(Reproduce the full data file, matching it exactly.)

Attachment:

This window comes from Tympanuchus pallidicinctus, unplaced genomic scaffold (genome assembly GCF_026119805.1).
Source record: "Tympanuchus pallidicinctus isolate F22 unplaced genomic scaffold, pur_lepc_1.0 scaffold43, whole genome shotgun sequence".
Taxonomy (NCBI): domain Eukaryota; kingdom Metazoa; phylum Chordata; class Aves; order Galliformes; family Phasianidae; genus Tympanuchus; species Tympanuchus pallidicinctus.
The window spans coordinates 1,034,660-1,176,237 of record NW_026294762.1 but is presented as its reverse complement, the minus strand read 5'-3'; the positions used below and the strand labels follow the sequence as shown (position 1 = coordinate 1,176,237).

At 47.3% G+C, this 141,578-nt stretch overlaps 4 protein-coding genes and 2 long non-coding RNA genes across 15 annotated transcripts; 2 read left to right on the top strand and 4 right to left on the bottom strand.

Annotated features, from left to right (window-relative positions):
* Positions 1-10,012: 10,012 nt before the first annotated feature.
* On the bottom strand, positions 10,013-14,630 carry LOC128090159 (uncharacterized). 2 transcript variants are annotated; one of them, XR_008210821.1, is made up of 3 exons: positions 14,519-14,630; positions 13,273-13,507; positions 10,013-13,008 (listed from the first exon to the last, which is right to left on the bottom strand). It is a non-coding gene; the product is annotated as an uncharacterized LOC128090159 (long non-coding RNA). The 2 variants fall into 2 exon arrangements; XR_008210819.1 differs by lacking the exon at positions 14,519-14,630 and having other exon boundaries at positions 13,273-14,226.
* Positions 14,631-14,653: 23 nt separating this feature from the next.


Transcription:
This window comes from Tympanuchus pallidicinctus, unplaced genomic scaffold (genome assembly GCF_026119805.1).
Source record: "Tympanuchus pallidicinctus isolate F22 unplaced genomic scaffold, pur_lepc_1.0 scaffold43, whole genome shotgun sequence".
Taxonomy (NCBI): domain Eukaryota; kingdom Metazoa; phylum Chordata; class Aves; order Galliformes; family Phasianidae; genus Tympanuchus; species Tympanuchus pallidicinctus.
The window spans coordinates 1,034,660-1,176,237 of record NW_026294762.1 but is presented as its reverse complement, the minus strand read 5'-3'; the positions used below and the strand labels follow the sequence as shown (position 1 = coordinate 1,176,237).

At 47.3% G+C, this 141,578-nt stretch overlaps 4 protein-coding genes and 2 long non-coding RNA genes across 15 annotated transcripts; 2 read left to right on the top strand and 4 right to left on the bottom strand.

Annotated features, from left to right (window-relative positions):
* Positions 1-10,012: 10,012 nt before the first annotated feature.
* On the bottom strand, positions 10,013-14,630 carry LOC128090159 (uncharacterized). 2 transcript variants are annotated; one of them, XR_008210821.1, is made up of 3 exons: positions 14,519-14,630; positions 13,273-13,507; positions 10,013-13,008 (listed from the first exon to the last, which is right to left on the bottom strand). It is a non-coding gene; the product is annotated as an uncharacterized LOC128090159 (long non-coding RNA). The 2 variants fall into 2 exon arrangements; XR_008210819.1 differs by lacking the exon at positions 14,519-14,630 and having other exon boundaries at positions 13,273-14,226.
* Positions 14,631-14,653: 23 nt separating this feature from the next.